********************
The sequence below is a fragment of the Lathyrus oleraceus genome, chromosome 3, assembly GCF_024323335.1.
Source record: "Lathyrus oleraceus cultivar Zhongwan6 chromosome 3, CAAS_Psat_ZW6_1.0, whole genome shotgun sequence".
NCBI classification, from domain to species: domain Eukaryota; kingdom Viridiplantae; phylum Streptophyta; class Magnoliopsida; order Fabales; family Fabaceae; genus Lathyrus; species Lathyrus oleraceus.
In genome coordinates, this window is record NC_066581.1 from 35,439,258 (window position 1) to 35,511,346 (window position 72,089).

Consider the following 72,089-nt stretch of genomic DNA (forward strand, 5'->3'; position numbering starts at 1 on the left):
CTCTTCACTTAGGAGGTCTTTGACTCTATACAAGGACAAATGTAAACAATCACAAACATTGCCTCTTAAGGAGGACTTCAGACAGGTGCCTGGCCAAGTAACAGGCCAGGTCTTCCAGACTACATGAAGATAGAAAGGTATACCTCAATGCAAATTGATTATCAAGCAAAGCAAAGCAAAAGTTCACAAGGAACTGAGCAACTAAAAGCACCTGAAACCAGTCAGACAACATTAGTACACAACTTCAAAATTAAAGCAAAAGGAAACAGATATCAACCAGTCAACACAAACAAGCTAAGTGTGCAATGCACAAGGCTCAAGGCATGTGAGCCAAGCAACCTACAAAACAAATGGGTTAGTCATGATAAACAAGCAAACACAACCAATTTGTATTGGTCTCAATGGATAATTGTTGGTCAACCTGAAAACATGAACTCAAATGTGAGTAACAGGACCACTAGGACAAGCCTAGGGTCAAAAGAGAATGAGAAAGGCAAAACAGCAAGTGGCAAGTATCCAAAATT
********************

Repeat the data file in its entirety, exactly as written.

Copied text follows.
The sequence below is a fragment of the Lathyrus oleraceus genome, chromosome 3, assembly GCF_024323335.1.
Source record: "Lathyrus oleraceus cultivar Zhongwan6 chromosome 3, CAAS_Psat_ZW6_1.0, whole genome shotgun sequence".
NCBI classification, from domain to species: domain Eukaryota; kingdom Viridiplantae; phylum Streptophyta; class Magnoliopsida; order Fabales; family Fabaceae; genus Lathyrus; species Lathyrus oleraceus.
In genome coordinates, this window is record NC_066581.1 from 35,439,258 (window position 1) to 35,511,346 (window position 72,089).

Consider the following 72,089-nt stretch of genomic DNA (forward strand, 5'->3'; position numbering starts at 1 on the left):
CTCTTCACTTAGGAGGTCTTTGACTCTATACAAGGACAAATGTAAACAATCACAAACATTGCCTCTTAAGGAGGACTTCAGACAGGTGCCTGGCCAAGTAACAGGCCAGGTCTTCCAGACTACATGAAGATAGAAAGGTATACCTCAATGCAAATTGATTATCAAGCAAAGCAAAGCAAAAGTTCACAAGGAACTGAGCAACTAAAAGCACCTGAAACCAGTCAGACAACATTAGTACACAACTTCAAAATTAAAGCAAAAGGAAACAGATATCAACCAGTCAACACAAACAAGCTAAGTGTGCAATGCACAAGGCTCAAGGCATGTGAGCCAAGCAACCTACAAAACAAATGGGTTAGTCATGATAAACAAGCAAACACAACCAATTTGTATTGGTCTCAATGGATAATTGTTGGTCAACCTGAAAACATGAACTCAAATGTGAGTAACAGGACCACTAGGACAAGCCTAGGGTCAAAAGAGAATGAGAAAGGCAAAACAGCAAGTGGCAAGTATCCAAAATT